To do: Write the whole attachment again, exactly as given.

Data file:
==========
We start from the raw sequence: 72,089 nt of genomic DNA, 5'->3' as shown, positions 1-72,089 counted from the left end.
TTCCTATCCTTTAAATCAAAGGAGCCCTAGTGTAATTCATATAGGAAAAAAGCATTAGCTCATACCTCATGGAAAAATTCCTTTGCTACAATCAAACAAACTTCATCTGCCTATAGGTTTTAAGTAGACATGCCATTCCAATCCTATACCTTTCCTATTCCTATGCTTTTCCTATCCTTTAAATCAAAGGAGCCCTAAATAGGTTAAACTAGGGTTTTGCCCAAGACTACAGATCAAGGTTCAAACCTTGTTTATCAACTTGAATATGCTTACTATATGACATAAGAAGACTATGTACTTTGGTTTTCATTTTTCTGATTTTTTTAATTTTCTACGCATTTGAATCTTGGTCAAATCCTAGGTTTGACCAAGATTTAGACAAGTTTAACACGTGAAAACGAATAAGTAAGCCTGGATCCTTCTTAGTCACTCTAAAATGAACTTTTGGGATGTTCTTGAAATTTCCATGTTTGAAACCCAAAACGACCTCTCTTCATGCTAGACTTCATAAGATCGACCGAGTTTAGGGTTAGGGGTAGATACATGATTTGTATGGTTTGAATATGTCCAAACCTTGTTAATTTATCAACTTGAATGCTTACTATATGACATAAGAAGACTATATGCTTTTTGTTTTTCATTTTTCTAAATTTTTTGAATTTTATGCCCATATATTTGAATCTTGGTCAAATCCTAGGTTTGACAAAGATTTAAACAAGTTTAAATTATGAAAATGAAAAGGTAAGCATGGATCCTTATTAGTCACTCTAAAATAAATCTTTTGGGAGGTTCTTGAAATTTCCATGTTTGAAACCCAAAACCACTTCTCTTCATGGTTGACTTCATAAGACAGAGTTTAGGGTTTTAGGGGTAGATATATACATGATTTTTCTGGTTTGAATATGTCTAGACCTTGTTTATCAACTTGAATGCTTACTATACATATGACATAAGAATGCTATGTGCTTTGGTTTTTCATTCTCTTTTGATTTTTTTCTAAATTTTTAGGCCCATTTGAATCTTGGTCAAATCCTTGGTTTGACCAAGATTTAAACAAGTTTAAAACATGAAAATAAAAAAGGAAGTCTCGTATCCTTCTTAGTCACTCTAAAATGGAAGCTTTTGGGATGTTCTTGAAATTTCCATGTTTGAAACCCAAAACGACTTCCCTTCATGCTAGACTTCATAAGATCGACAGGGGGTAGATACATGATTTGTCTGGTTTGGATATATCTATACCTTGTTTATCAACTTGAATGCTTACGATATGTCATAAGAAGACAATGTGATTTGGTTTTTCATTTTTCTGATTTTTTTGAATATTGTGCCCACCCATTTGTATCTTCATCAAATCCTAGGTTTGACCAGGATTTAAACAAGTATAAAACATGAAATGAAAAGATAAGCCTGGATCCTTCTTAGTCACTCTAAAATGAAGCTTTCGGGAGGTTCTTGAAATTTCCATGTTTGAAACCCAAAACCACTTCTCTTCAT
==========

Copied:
We start from the raw sequence: 72,089 nt of genomic DNA, 5'->3' as shown, positions 1-72,089 counted from the left end.
TTCCTATCCTTTAAATCAAAGGAGCCCTAGTGTAATTCATATAGGAAAAAAGCATTAGCTCATACCTCATGGAAAAATTCCTTTGCTACAATCAAACAAACTTCATCTGCCTATAGGTTTTAAGTAGACATGCCATTCCAATCCTATACCTTTCCTATTCCTATGCTTTTCCTATCCTTTAAATCAAAGGAGCCCTAAATAGGTTAAACTAGGGTTTTGCCCAAGACTACAGATCAAGGTTCAAACCTTGTTTATCAACTTGAATATGCTTACTATATGACATAAGAAGACTATGTACTTTGGTTTTCATTTTTCTGATTTTTTTAATTTTCTACGCATTTGAATCTTGGTCAAATCCTAGGTTTGACCAAGATTTAGACAAGTTTAACACGTGAAAACGAATAAGTAAGCCTGGATCCTTCTTAGTCACTCTAAAATGAACTTTTGGGATGTTCTTGAAATTTCCATGTTTGAAACCCAAAACGACCTCTCTTCATGCTAGACTTCATAAGATCGACCGAGTTTAGGGTTAGGGGTAGATACATGATTTGTATGGTTTGAATATGTCCAAACCTTGTTAATTTATCAACTTGAATGCTTACTATATGACATAAGAAGACTATATGCTTTTTGTTTTTCATTTTTCTAAATTTTTTGAATTTTATGCCCATATATTTGAATCTTGGTCAAATCCTAGGTTTGACAAAGATTTAAACAAGTTTAAATTATGAAAATGAAAAGGTAAGCATGGATCCTTATTAGTCACTCTAAAATAAATCTTTTGGGAGGTTCTTGAAATTTCCATGTTTGAAACCCAAAACCACTTCTCTTCATGGTTGACTTCATAAGACAGAGTTTAGGGTTTTAGGGGTAGATATATACATGATTTTTCTGGTTTGAATATGTCTAGACCTTGTTTATCAACTTGAATGCTTACTATACATATGACATAAGAATGCTATGTGCTTTGGTTTTTCATTCTCTTTTGATTTTTTTCTAAATTTTTAGGCCCATTTGAATCTTGGTCAAATCCTTGGTTTGACCAAGATTTAAACAAGTTTAAAACATGAAAATAAAAAAGGAAGTCTCGTATCCTTCTTAGTCACTCTAAAATGGAAGCTTTTGGGATGTTCTTGAAATTTCCATGTTTGAAACCCAAAACGACTTCCCTTCATGCTAGACTTCATAAGATCGACAGGGGGTAGATACATGATTTGTCTGGTTTGGATATATCTATACCTTGTTTATCAACTTGAATGCTTACGATATGTCATAAGAAGACAATGTGATTTGGTTTTTCATTTTTCTGATTTTTTTGAATATTGTGCCCACCCATTTGTATCTTCATCAAATCCTAGGTTTGACCAGGATTTAAACAAGTATAAAACATGAAATGAAAAGATAAGCCTGGATCCTTCTTAGTCACTCTAAAATGAAGCTTTCGGGAGGTTCTTGAAATTTCCATGTTTGAAACCCAAAACCACTTCTCTTCAT